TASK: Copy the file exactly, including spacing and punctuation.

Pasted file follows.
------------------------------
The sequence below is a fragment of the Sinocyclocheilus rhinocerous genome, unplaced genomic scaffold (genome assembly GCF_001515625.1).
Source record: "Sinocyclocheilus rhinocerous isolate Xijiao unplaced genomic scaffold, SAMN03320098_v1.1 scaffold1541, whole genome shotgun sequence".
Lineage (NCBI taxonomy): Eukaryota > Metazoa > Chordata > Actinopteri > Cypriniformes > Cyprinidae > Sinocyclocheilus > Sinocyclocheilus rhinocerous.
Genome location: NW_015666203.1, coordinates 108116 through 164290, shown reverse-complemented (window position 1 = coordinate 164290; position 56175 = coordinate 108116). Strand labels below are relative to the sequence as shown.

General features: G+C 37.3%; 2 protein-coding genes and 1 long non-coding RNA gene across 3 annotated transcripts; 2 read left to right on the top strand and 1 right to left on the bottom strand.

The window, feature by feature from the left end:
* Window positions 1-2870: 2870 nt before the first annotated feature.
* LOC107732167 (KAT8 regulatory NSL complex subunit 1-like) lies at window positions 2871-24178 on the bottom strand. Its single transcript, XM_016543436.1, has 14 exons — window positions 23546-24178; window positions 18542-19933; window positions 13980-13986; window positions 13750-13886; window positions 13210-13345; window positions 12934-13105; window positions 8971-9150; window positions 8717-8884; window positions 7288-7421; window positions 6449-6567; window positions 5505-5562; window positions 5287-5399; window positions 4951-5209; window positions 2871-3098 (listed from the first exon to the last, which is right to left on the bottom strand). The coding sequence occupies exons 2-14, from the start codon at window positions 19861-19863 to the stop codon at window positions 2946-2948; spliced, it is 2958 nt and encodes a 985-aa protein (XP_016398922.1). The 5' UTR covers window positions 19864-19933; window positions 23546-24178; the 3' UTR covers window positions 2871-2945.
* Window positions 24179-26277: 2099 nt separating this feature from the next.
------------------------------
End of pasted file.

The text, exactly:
The sequence below is a fragment of the Sinocyclocheilus rhinocerous genome, unplaced genomic scaffold (genome assembly GCF_001515625.1).
Source record: "Sinocyclocheilus rhinocerous isolate Xijiao unplaced genomic scaffold, SAMN03320098_v1.1 scaffold1541, whole genome shotgun sequence".
Lineage (NCBI taxonomy): Eukaryota > Metazoa > Chordata > Actinopteri > Cypriniformes > Cyprinidae > Sinocyclocheilus > Sinocyclocheilus rhinocerous.
Genome location: NW_015666203.1, coordinates 108116 through 164290, shown reverse-complemented (window position 1 = coordinate 164290; position 56175 = coordinate 108116). Strand labels below are relative to the sequence as shown.

General features: G+C 37.3%; 2 protein-coding genes and 1 long non-coding RNA gene across 3 annotated transcripts; 2 read left to right on the top strand and 1 right to left on the bottom strand.

The window, feature by feature from the left end:
* Window positions 1-2870: 2870 nt before the first annotated feature.
* LOC107732167 (KAT8 regulatory NSL complex subunit 1-like) lies at window positions 2871-24178 on the bottom strand. Its single transcript, XM_016543436.1, has 14 exons — window positions 23546-24178; window positions 18542-19933; window positions 13980-13986; window positions 13750-13886; window positions 13210-13345; window positions 12934-13105; window positions 8971-9150; window positions 8717-8884; window positions 7288-7421; window positions 6449-6567; window positions 5505-5562; window positions 5287-5399; window positions 4951-5209; window positions 2871-3098 (listed from the first exon to the last, which is right to left on the bottom strand). The coding sequence occupies exons 2-14, from the start codon at window positions 19861-19863 to the stop codon at window positions 2946-2948; spliced, it is 2958 nt and encodes a 985-aa protein (XP_016398922.1). The 5' UTR covers window positions 19864-19933; window positions 23546-24178; the 3' UTR covers window positions 2871-2945.
* Window positions 24179-26277: 2099 nt separating this feature from the next.